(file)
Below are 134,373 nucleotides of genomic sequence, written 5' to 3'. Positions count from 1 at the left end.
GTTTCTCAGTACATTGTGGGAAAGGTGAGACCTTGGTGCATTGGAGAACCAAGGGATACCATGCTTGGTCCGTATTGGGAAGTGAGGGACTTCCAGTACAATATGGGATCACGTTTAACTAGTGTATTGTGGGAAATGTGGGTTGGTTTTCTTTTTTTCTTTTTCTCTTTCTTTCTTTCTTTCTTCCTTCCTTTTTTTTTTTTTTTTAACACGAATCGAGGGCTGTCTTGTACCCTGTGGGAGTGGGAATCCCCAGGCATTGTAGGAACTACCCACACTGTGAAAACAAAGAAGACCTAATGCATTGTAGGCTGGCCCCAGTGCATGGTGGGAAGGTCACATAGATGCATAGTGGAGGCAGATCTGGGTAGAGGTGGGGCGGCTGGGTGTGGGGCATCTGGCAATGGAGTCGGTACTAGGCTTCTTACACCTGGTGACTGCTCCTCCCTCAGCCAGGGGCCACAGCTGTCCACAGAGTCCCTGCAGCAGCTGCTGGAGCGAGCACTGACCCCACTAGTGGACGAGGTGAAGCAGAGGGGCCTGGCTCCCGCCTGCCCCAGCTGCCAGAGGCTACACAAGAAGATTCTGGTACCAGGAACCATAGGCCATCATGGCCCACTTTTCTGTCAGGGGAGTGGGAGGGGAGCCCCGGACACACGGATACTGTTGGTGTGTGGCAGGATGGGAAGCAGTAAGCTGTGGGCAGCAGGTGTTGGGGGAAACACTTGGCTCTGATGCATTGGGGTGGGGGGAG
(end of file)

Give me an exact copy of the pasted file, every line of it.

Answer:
Below are 134,373 nucleotides of genomic sequence, written 5' to 3'. Positions count from 1 at the left end.
GTTTCTCAGTACATTGTGGGAAAGGTGAGACCTTGGTGCATTGGAGAACCAAGGGATACCATGCTTGGTCCGTATTGGGAAGTGAGGGACTTCCAGTACAATATGGGATCACGTTTAACTAGTGTATTGTGGGAAATGTGGGTTGGTTTTCTTTTTTTCTTTTTCTCTTTCTTTCTTTCTTTCTTCCTTCCTTTTTTTTTTTTTTTTAACACGAATCGAGGGCTGTCTTGTACCCTGTGGGAGTGGGAATCCCCAGGCATTGTAGGAACTACCCACACTGTGAAAACAAAGAAGACCTAATGCATTGTAGGCTGGCCCCAGTGCATGGTGGGAAGGTCACATAGATGCATAGTGGAGGCAGATCTGGGTAGAGGTGGGGCGGCTGGGTGTGGGGCATCTGGCAATGGAGTCGGTACTAGGCTTCTTACACCTGGTGACTGCTCCTCCCTCAGCCAGGGGCCACAGCTGTCCACAGAGTCCCTGCAGCAGCTGCTGGAGCGAGCACTGACCCCACTAGTGGACGAGGTGAAGCAGAGGGGCCTGGCTCCCGCCTGCCCCAGCTGCCAGAGGCTACACAAGAAGATTCTGGTACCAGGAACCATAGGCCATCATGGCCCACTTTTCTGTCAGGGGAGTGGGAGGGGAGCCCCGGACACACGGATACTGTTGGTGTGTGGCAGGATGGGAAGCAGTAAGCTGTGGGCAGCAGGTGTTGGGGGAAACACTTGGCTCTGATGCATTGGGGTGGGGGGAG